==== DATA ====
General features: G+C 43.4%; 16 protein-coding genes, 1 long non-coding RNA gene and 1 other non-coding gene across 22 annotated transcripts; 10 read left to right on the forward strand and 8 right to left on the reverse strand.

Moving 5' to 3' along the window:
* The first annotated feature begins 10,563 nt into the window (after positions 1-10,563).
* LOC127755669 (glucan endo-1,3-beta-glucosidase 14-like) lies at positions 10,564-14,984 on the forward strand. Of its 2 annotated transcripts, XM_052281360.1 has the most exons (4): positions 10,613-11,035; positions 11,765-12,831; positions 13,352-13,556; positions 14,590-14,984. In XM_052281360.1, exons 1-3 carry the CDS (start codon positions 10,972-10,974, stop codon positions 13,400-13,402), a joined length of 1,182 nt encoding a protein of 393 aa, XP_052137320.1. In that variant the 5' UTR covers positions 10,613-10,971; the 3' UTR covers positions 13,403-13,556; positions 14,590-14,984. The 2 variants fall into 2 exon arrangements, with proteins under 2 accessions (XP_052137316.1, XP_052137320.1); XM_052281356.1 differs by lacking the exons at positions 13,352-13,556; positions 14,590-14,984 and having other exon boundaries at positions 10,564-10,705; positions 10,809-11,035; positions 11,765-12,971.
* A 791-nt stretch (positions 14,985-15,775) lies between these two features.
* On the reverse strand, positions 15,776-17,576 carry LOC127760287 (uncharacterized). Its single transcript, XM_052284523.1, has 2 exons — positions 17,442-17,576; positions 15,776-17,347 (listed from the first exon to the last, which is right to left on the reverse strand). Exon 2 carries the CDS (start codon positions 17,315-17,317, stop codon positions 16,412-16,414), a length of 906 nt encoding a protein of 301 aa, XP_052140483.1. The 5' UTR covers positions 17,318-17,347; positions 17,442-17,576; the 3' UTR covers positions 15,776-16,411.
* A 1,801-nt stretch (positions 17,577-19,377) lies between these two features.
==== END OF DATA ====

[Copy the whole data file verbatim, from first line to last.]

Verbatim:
General features: G+C 43.4%; 16 protein-coding genes, 1 long non-coding RNA gene and 1 other non-coding gene across 22 annotated transcripts; 10 read left to right on the forward strand and 8 right to left on the reverse strand.

Moving 5' to 3' along the window:
* The first annotated feature begins 10,563 nt into the window (after positions 1-10,563).
* LOC127755669 (glucan endo-1,3-beta-glucosidase 14-like) lies at positions 10,564-14,984 on the forward strand. Of its 2 annotated transcripts, XM_052281360.1 has the most exons (4): positions 10,613-11,035; positions 11,765-12,831; positions 13,352-13,556; positions 14,590-14,984. In XM_052281360.1, exons 1-3 carry the CDS (start codon positions 10,972-10,974, stop codon positions 13,400-13,402), a joined length of 1,182 nt encoding a protein of 393 aa, XP_052137320.1. In that variant the 5' UTR covers positions 10,613-10,971; the 3' UTR covers positions 13,403-13,556; positions 14,590-14,984. The 2 variants fall into 2 exon arrangements, with proteins under 2 accessions (XP_052137316.1, XP_052137320.1); XM_052281356.1 differs by lacking the exons at positions 13,352-13,556; positions 14,590-14,984 and having other exon boundaries at positions 10,564-10,705; positions 10,809-11,035; positions 11,765-12,971.
* A 791-nt stretch (positions 14,985-15,775) lies between these two features.
* On the reverse strand, positions 15,776-17,576 carry LOC127760287 (uncharacterized). Its single transcript, XM_052284523.1, has 2 exons — positions 17,442-17,576; positions 15,776-17,347 (listed from the first exon to the last, which is right to left on the reverse strand). Exon 2 carries the CDS (start codon positions 17,315-17,317, stop codon positions 16,412-16,414), a length of 906 nt encoding a protein of 301 aa, XP_052140483.1. The 5' UTR covers positions 17,318-17,347; positions 17,442-17,576; the 3' UTR covers positions 15,776-16,411.
* A 1,801-nt stretch (positions 17,577-19,377) lies between these two features.